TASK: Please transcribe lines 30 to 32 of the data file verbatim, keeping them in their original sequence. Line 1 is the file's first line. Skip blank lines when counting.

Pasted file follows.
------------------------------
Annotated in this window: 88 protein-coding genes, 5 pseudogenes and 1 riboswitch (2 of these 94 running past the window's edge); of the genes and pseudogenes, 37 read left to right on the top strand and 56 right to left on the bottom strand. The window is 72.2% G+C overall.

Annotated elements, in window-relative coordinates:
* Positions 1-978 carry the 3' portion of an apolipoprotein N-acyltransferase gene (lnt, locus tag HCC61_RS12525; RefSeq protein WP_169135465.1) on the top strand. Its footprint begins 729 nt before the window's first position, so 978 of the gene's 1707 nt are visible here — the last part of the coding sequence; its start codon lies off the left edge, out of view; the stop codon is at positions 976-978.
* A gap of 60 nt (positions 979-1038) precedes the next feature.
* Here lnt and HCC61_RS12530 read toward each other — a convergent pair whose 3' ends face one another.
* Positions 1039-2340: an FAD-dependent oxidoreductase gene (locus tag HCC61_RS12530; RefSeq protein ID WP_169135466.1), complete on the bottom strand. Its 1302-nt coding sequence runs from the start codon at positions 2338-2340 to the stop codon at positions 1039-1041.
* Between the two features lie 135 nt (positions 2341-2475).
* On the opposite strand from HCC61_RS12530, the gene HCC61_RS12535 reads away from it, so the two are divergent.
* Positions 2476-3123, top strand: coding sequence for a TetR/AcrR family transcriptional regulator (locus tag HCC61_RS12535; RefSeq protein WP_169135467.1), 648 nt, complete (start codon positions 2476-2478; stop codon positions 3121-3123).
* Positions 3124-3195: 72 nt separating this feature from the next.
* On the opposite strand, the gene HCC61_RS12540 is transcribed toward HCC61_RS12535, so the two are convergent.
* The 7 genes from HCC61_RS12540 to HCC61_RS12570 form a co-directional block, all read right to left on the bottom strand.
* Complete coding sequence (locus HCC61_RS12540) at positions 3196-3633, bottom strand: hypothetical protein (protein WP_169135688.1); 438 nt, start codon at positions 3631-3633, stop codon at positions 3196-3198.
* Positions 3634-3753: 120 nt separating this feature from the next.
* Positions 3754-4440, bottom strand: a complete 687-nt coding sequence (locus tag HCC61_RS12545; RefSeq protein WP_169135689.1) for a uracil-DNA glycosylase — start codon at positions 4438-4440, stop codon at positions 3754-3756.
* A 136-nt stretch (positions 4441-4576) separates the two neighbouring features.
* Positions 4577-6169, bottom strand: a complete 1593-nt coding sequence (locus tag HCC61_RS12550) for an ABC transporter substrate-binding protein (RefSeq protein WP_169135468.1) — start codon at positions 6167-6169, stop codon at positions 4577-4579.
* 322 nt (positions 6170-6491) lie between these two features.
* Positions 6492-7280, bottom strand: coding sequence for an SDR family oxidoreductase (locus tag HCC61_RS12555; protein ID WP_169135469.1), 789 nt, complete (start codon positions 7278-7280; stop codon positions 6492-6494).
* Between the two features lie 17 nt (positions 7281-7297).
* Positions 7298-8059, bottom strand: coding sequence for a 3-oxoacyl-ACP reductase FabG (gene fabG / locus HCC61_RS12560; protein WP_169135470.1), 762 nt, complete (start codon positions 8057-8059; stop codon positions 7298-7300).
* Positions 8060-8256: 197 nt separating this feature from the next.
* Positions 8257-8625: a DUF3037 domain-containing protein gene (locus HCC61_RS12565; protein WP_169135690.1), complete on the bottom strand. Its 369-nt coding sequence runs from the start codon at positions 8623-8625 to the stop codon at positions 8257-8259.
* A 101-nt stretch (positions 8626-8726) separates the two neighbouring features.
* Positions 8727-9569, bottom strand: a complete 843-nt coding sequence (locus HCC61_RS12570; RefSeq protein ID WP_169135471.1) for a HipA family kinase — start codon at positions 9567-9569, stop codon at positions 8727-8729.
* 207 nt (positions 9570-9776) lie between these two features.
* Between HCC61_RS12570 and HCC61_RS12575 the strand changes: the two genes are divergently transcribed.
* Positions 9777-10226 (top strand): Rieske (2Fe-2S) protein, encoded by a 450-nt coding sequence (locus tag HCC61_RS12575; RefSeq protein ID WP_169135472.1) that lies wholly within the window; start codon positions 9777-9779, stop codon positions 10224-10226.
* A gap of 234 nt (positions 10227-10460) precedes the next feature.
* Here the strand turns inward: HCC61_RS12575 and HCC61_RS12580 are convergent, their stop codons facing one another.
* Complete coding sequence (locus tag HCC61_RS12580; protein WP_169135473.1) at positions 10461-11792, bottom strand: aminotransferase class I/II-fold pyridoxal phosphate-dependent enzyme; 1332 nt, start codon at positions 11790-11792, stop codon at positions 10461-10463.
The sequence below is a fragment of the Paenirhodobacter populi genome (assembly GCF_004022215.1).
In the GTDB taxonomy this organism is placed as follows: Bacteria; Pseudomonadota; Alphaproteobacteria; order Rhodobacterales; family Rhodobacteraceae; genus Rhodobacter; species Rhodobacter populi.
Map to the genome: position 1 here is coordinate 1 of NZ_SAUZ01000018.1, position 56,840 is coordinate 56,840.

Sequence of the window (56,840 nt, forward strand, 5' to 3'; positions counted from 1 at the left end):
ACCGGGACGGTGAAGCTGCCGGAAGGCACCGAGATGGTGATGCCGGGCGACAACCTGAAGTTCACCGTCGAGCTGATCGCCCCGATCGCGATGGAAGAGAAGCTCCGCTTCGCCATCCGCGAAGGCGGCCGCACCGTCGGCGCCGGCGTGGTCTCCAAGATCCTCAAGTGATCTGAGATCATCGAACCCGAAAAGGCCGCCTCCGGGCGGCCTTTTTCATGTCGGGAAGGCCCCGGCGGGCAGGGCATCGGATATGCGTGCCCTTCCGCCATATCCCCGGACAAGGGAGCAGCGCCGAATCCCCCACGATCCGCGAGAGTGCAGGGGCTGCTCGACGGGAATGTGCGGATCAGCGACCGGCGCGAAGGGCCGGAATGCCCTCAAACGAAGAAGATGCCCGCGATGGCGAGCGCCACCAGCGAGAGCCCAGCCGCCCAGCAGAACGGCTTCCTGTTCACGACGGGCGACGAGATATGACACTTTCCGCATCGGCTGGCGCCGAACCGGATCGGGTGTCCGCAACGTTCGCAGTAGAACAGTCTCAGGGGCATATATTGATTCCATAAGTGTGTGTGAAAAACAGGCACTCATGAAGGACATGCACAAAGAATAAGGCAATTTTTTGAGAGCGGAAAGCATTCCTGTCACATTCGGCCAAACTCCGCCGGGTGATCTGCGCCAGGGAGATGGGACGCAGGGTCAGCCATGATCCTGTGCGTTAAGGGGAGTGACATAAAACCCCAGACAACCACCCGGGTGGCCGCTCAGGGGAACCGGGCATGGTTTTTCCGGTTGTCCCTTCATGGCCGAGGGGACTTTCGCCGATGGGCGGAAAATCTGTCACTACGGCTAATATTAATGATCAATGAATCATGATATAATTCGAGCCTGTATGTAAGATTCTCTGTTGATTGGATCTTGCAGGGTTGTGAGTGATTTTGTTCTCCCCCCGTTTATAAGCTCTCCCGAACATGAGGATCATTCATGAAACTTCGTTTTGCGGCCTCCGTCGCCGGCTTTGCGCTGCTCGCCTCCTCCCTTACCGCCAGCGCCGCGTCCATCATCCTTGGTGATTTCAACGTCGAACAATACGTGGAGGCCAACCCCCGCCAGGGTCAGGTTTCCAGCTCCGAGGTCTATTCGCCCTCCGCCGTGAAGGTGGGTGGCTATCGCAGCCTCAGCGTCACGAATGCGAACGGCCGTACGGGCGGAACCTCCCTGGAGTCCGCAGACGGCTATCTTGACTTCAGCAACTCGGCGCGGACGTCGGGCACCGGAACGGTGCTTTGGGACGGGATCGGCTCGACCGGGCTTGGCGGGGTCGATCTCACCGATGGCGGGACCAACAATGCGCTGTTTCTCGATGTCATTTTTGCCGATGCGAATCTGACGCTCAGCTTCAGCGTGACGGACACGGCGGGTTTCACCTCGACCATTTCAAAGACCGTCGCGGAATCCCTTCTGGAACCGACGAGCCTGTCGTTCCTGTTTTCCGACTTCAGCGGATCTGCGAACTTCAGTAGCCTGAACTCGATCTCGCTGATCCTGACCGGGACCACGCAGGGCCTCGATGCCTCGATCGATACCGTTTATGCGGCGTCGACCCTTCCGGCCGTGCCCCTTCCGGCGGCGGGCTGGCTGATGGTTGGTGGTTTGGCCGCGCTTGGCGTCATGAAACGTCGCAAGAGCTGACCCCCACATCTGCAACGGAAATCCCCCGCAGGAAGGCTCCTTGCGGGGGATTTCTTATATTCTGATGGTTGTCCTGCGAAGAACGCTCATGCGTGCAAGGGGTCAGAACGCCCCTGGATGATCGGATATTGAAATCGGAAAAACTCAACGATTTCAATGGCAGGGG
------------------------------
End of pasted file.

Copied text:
* Here the strand turns inward: HCC61_RS12575 and HCC61_RS12580 are convergent, their stop codons facing one another.
* Complete coding sequence (locus tag HCC61_RS12580; protein WP_169135473.1) at positions 10461-11792, bottom strand: aminotransferase class I/II-fold pyridoxal phosphate-dependent enzyme; 1332 nt, start codon at positions 11790-11792, stop codon at positions 10461-10463.
The sequence below is a fragment of the Paenirhodobacter populi genome (assembly GCF_004022215.1).